In the world of communications consultancy at least, you just can’t find good staff any more.
When I’m recruiting, I’m usually trying to hire into roles where people are tasked with creating intellectual value (producers, creatives, planners, consultants). The ones that really get it? They’re few and far between. Even when there’s a recession raging, the fight for talent is raging along too.
Then, once they’re on board, they might perform beautifully for a while, but it can be patchy. And clients expect flawless service – that’s the so-called hygiene level. Nothing less will do.
But you can’t compel people to deliver consistently at that level. Even financial incentives don’t appear to work (Dan Ariely and others bear that one out). They have to want to perform at their top of their ability.
In past lives, I’ve tried emulating Zappos’ recruitment ethos in order to find people who genuinely want to deliver the requisite consistently high standards. Zappos has a strict policy to only hire candidates whose values match the organisation’s.
But, it still didn’t work for us. Maybe the notion of values is getting a little tired. After all, especially at interview stage, who wouldn’t want to espouse ambition, passion, professionalism etc.
So I’m on a quest to find out the essence of what really makes us want to do stuff – hence this series of four blogs on motivation – this is the last.
In my last blog I was a little cavalier with Michael Wu’s talk on gamification. I admit I over-simplified his analysis to suggest that all you need to do to change behaviour is pull a trigger. I was referring to Fogg’s behaviour model which talks about action taking place once motivation, ability and trigger coincide at a given point in time. This makes sense, but still doesn’t nail the motivation bit. Why do they want to do it?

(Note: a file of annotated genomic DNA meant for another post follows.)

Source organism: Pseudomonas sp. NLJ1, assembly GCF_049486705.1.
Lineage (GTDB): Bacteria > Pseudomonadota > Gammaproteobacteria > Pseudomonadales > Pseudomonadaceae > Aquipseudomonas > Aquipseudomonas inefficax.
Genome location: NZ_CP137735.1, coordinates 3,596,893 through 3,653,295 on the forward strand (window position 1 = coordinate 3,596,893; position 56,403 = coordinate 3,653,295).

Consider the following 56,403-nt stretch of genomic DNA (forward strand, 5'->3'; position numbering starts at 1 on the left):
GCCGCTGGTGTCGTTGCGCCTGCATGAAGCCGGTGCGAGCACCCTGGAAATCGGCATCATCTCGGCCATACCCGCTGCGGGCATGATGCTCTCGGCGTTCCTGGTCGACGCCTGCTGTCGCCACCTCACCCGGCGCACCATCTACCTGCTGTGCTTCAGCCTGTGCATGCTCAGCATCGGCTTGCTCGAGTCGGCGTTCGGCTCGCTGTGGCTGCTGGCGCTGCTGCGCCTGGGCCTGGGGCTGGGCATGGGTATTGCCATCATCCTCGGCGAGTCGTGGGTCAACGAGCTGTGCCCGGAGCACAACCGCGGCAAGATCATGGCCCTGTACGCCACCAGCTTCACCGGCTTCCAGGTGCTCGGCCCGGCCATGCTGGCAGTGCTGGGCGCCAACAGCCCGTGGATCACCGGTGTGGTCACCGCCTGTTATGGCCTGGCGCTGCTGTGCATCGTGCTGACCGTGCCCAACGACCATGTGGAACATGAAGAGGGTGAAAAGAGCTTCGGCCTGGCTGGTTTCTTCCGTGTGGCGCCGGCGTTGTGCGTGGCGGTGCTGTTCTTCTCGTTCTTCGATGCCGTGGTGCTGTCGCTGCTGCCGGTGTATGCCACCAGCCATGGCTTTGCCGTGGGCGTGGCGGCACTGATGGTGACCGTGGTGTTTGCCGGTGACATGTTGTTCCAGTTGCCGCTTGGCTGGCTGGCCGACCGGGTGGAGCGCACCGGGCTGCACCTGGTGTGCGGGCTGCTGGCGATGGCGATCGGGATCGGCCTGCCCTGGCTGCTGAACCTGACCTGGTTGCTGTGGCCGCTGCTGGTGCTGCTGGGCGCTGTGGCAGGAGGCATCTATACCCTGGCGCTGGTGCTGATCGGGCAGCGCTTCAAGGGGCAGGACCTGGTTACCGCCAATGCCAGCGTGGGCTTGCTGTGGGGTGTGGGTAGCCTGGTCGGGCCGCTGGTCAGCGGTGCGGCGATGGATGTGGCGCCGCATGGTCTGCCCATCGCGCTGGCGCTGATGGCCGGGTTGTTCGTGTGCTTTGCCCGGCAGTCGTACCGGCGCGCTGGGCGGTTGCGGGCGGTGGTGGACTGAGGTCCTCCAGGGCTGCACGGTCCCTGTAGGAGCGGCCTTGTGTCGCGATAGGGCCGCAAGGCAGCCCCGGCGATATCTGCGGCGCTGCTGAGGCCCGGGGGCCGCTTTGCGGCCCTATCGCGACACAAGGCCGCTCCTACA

Perhaps though, why is the wrong question. Perhaps the question is what makes them happy?
Wu introduced me to Csikszentmihalyi’s notion of flow, and a penny dropped.
Csikszentmihalyi argues that people are most happy when they are in a state of ‘flow’. This is a state of such concentration that people ignore all other factors – physical, environmental and temporal conditions. To achieve flow a balance must be achieved between challenge and ability. If the person is not skilled enough and the challenge is too hard, or if the person is more skilled than the task requires, flow will not occur. Strike the right balance and the task, to quote the man himself ‘becomes work that you are doing for its own sake’.
The implications for gamification here are clear – to keep a player interested: in the zone, the game architect needs to progressively adjust the balance between the level of challenge and the ability of the player.
But it occurred to me, this is how we can ensure we always hire the right people who will deliver excellence consistently.
It’s a simple three step process.
First we need to identify the core function of a given job.
Second we need to structure our interviews to discover those candidates who get into a flow state when they perform that task. Hire them. Assuming a base level of aptitude is there, values and technical skills are secondary.
Third, throughout the term of their employment we need to continue to create a flow environment. This involves progressively orchestrating the right conditions that will continue to produce flow. Adding just the right combination of complexity and challenge.
Admittedly this is not easy. We’re also going to need to find managers who get into a state of flow over this kind of attentive and proactive people and business management.
It will be tricky to manufacture but surely it’s just a more refined version of what we are supposed to do anyway to keep our staff happy and motivated. If we run the kind of company where we find ourselves repeating that old chestnut ‘people are our business’ perhaps it’s time to start nurturing those seedlings and creating the right environment for flow.
In practice, good recruiters, or people who hire well, have either cracked this and kept it to themselves, or do it instinctively. But in the main, in the agency world, we don’t even follow the basics of good recruitment practice. We don’t have clear job descriptions. We don’t have a clear set of hiring criteria. We don’t follow process to ensure consistency and we don’t interview effectively. We rely on pot luck and uneducated gut feel. And then let our staff fend for themselves once they’re in the door.
So there is an element of look first unto ourselves if our team isn’t working well.
Getting the basics right would make a massive difference in hiring the right staff. But if we’re already doing all of that, then I am convinced that a bloody minded adherence to only hiring people who get into flow performing the task we require is the way to go.
Flow is the silver bullet.